NUTRITION

MINGO FOR NUTRITIONAL SUPPORT

Mingo is a nutritious instant complementary food made of rice, mongo (mung beans), and malunggay (moringa). NVC serves Mingo Meals to undernourished children all over the Philippines.

MINGO MEALS

NVC manufactures Mingo, a nutritious instant complementary food (nutrition sources other than breast milk given to young children). It is made from locally sourced rice, mongo (mung beans), and malunggay (moringa). Mingo was developed primarily for infants and toddlers, and we continue to focus on feeding children from 6 months to 5 years. However, Mingo can also be used for older children in times and areas of need.

Mingo comes in powder form that becomes a porridge when mixed with water. However, some children enjoy snacking on the powder straight out of the pack! Eating Mingo in powder form is safe because the ingredients are already fully cooked.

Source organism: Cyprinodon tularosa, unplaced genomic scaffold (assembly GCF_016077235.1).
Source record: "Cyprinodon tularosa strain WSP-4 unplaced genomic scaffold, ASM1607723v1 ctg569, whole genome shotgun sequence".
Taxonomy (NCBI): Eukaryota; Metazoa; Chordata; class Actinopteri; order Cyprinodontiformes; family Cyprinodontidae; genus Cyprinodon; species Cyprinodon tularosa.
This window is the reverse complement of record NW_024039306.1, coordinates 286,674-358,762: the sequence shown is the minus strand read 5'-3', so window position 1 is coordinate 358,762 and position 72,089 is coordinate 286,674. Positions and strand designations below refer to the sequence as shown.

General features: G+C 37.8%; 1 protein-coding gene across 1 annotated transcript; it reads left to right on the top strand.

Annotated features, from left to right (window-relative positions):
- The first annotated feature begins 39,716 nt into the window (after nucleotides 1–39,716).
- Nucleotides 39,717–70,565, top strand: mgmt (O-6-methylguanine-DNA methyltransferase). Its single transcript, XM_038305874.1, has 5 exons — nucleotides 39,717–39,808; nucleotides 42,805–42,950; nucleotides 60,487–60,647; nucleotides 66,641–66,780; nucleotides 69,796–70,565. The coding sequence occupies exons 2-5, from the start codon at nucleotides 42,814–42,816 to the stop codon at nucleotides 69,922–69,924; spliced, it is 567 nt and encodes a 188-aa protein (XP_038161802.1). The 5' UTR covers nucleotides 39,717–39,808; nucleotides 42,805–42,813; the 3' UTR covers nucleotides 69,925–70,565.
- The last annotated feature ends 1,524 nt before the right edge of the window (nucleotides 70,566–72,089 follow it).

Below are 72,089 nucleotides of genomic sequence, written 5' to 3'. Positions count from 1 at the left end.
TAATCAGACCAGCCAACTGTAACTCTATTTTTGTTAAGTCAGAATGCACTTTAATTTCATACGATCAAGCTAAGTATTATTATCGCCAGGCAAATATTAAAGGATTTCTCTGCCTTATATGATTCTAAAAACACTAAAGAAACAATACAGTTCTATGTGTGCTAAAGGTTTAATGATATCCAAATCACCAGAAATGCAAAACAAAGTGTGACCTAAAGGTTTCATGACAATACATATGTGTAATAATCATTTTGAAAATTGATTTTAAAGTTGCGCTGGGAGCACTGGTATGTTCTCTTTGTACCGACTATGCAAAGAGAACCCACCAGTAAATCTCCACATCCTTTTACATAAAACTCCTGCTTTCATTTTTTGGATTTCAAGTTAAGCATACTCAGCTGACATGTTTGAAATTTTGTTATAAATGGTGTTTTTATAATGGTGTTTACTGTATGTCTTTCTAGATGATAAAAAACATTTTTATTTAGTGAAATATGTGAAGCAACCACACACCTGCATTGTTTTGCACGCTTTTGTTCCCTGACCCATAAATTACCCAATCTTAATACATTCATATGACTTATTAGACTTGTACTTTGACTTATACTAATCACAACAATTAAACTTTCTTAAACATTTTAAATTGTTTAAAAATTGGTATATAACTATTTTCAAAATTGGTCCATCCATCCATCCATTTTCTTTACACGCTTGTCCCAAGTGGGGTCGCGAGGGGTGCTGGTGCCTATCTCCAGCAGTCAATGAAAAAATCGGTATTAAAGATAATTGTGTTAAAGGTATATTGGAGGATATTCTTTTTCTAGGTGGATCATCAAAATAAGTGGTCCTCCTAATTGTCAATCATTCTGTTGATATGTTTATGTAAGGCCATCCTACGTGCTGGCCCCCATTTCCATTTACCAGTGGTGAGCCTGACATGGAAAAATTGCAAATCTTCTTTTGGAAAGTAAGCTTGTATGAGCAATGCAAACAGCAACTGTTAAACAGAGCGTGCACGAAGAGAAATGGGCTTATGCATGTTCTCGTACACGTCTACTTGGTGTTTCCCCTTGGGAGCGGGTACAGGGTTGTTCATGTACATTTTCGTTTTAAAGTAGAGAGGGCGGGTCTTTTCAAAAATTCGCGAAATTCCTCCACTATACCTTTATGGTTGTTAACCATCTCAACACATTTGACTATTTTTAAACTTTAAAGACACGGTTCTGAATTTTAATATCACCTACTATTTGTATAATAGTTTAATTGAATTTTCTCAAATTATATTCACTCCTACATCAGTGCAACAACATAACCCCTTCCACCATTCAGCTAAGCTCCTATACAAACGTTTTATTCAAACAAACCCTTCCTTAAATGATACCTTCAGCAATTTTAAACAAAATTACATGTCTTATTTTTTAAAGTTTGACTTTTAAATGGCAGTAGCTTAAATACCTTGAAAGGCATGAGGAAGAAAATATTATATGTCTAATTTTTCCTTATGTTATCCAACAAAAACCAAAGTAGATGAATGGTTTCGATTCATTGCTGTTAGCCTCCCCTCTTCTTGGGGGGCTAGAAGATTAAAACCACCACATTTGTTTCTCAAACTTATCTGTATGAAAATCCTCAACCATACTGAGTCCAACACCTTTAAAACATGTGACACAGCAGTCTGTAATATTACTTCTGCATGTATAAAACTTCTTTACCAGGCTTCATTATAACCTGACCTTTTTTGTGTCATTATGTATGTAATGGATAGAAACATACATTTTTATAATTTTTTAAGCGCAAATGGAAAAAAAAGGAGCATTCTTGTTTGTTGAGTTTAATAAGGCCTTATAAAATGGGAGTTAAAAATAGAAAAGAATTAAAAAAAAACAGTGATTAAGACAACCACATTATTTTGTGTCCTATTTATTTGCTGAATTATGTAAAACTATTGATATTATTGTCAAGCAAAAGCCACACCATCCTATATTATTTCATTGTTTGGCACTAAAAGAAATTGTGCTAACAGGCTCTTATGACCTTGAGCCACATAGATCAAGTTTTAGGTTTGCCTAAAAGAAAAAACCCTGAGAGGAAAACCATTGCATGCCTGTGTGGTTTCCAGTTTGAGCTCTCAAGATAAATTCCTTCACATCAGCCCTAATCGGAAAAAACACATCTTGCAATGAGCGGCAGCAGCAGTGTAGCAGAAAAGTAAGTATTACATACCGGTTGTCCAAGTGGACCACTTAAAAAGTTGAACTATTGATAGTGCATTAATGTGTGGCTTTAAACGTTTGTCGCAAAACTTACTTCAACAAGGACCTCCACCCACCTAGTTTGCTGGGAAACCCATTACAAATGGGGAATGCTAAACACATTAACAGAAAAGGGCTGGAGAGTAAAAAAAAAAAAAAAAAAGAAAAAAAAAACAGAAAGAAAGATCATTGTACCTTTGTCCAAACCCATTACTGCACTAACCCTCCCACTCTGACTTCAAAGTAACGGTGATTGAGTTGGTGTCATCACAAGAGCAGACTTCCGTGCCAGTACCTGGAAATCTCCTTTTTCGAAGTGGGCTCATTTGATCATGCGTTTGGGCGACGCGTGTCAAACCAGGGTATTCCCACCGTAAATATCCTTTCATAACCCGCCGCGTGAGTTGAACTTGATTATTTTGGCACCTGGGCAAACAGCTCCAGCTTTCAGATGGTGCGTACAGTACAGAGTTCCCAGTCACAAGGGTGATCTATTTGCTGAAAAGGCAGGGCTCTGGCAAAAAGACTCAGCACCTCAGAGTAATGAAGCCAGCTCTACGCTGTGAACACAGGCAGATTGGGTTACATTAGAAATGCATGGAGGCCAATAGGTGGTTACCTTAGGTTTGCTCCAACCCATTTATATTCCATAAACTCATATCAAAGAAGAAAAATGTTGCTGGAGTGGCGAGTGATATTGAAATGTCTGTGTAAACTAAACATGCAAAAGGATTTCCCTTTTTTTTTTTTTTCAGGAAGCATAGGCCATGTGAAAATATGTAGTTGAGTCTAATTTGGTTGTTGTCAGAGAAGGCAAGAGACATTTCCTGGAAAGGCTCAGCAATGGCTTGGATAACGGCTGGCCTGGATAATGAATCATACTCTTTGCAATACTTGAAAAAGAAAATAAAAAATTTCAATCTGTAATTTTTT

For variety, we developed other flavors in addition to our original natural flavor. Children enjoy all the different flavors of Mingo: natural (original), chocolate, squash and ube.

Children enrolled in the Mingo Meals Nutrition Program show a marked increase in their weight compared to their peers who are not part it. The mothers also observe an improvement in their children’s intellectual and social behavior.

Mingo can be purchased by organizations, institutions and LGUs for their own feeding programs. One Mingo Meal costs just P9.00 and charitable institutions can apply for discounts for bulk purchases. One 20-g pack of Mingo makes one serving. Click on the link below to buy Mingo. For orders of more than 250 pieces, please email [email protected] or call +63917 309 5551.